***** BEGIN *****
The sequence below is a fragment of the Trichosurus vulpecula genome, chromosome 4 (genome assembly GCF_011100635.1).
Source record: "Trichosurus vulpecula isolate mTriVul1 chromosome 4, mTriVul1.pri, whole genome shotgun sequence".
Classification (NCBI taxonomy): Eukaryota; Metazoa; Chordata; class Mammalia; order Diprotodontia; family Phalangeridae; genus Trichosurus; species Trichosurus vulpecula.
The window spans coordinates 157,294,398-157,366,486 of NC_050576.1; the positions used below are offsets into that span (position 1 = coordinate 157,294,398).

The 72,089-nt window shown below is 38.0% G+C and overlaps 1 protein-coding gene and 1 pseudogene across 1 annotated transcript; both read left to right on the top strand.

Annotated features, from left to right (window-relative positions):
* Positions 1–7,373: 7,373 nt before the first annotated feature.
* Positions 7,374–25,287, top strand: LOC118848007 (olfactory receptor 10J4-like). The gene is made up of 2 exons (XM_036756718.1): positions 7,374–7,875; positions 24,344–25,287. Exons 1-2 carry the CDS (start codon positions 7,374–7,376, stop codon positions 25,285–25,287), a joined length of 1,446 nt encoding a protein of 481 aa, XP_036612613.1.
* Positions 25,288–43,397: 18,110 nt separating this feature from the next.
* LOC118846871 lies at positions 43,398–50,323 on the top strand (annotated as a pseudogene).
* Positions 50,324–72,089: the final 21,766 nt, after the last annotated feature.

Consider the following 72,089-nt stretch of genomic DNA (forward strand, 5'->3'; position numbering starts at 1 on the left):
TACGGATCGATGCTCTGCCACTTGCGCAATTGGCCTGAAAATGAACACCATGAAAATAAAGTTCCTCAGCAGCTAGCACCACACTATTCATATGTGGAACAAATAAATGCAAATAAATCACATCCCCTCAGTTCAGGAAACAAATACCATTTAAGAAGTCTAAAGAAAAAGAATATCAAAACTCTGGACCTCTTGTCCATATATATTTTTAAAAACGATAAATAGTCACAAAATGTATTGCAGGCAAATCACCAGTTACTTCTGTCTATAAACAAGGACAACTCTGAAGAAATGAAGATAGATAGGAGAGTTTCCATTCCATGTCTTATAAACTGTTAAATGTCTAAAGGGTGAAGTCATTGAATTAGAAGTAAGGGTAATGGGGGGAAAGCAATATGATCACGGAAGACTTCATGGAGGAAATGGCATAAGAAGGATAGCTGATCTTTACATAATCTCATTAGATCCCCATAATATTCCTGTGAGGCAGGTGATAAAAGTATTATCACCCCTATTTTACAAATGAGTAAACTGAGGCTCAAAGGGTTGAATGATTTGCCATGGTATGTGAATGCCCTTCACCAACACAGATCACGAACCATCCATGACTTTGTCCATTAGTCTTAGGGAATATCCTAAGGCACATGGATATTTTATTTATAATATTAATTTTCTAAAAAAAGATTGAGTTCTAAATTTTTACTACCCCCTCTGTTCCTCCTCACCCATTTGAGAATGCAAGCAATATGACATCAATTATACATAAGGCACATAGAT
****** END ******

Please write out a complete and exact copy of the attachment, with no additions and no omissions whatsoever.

The sequence below is a fragment of the Trichosurus vulpecula genome, chromosome 4 (genome assembly GCF_011100635.1).
Source record: "Trichosurus vulpecula isolate mTriVul1 chromosome 4, mTriVul1.pri, whole genome shotgun sequence".
Classification (NCBI taxonomy): Eukaryota; Metazoa; Chordata; class Mammalia; order Diprotodontia; family Phalangeridae; genus Trichosurus; species Trichosurus vulpecula.
The window spans coordinates 157,294,398-157,366,486 of NC_050576.1; the positions used below are offsets into that span (position 1 = coordinate 157,294,398).

The 72,089-nt window shown below is 38.0% G+C and overlaps 1 protein-coding gene and 1 pseudogene across 1 annotated transcript; both read left to right on the top strand.

Annotated features, from left to right (window-relative positions):
* Positions 1–7,373: 7,373 nt before the first annotated feature.
* Positions 7,374–25,287, top strand: LOC118848007 (olfactory receptor 10J4-like). The gene is made up of 2 exons (XM_036756718.1): positions 7,374–7,875; positions 24,344–25,287. Exons 1-2 carry the CDS (start codon positions 7,374–7,376, stop codon positions 25,285–25,287), a joined length of 1,446 nt encoding a protein of 481 aa, XP_036612613.1.
* Positions 25,288–43,397: 18,110 nt separating this feature from the next.
* LOC118846871 lies at positions 43,398–50,323 on the top strand (annotated as a pseudogene).
* Positions 50,324–72,089: the final 21,766 nt, after the last annotated feature.

Consider the following 72,089-nt stretch of genomic DNA (forward strand, 5'->3'; position numbering starts at 1 on the left):
TACGGATCGATGCTCTGCCACTTGCGCAATTGGCCTGAAAATGAACACCATGAAAATAAAGTTCCTCAGCAGCTAGCACCACACTATTCATATGTGGAACAAATAAATGCAAATAAATCACATCCCCTCAGTTCAGGAAACAAATACCATTTAAGAAGTCTAAAGAAAAAGAATATCAAAACTCTGGACCTCTTGTCCATATATATTTTTAAAAACGATAAATAGTCACAAAATGTATTGCAGGCAAATCACCAGTTACTTCTGTCTATAAACAAGGACAACTCTGAAGAAATGAAGATAGATAGGAGAGTTTCCATTCCATGTCTTATAAACTGTTAAATGTCTAAAGGGTGAAGTCATTGAATTAGAAGTAAGGGTAATGGGGGGAAAGCAATATGATCACGGAAGACTTCATGGAGGAAATGGCATAAGAAGGATAGCTGATCTTTACATAATCTCATTAGATCCCCATAATATTCCTGTGAGGCAGGTGATAAAAGTATTATCACCCCTATTTTACAAATGAGTAAACTGAGGCTCAAAGGGTTGAATGATTTGCCATGGTATGTGAATGCCCTTCACCAACACAGATCACGAACCATCCATGACTTTGTCCATTAGTCTTAGGGAATATCCTAAGGCACATGGATATTTTATTTATAATATTAATTTTCTAAAAAAAGATTGAGTTCTAAATTTTTACTACCCCCTCTGTTCCTCCTCACCCATTTGAGAATGCAAGCAATATGACATCAATTATACATAAGGCACATAGAT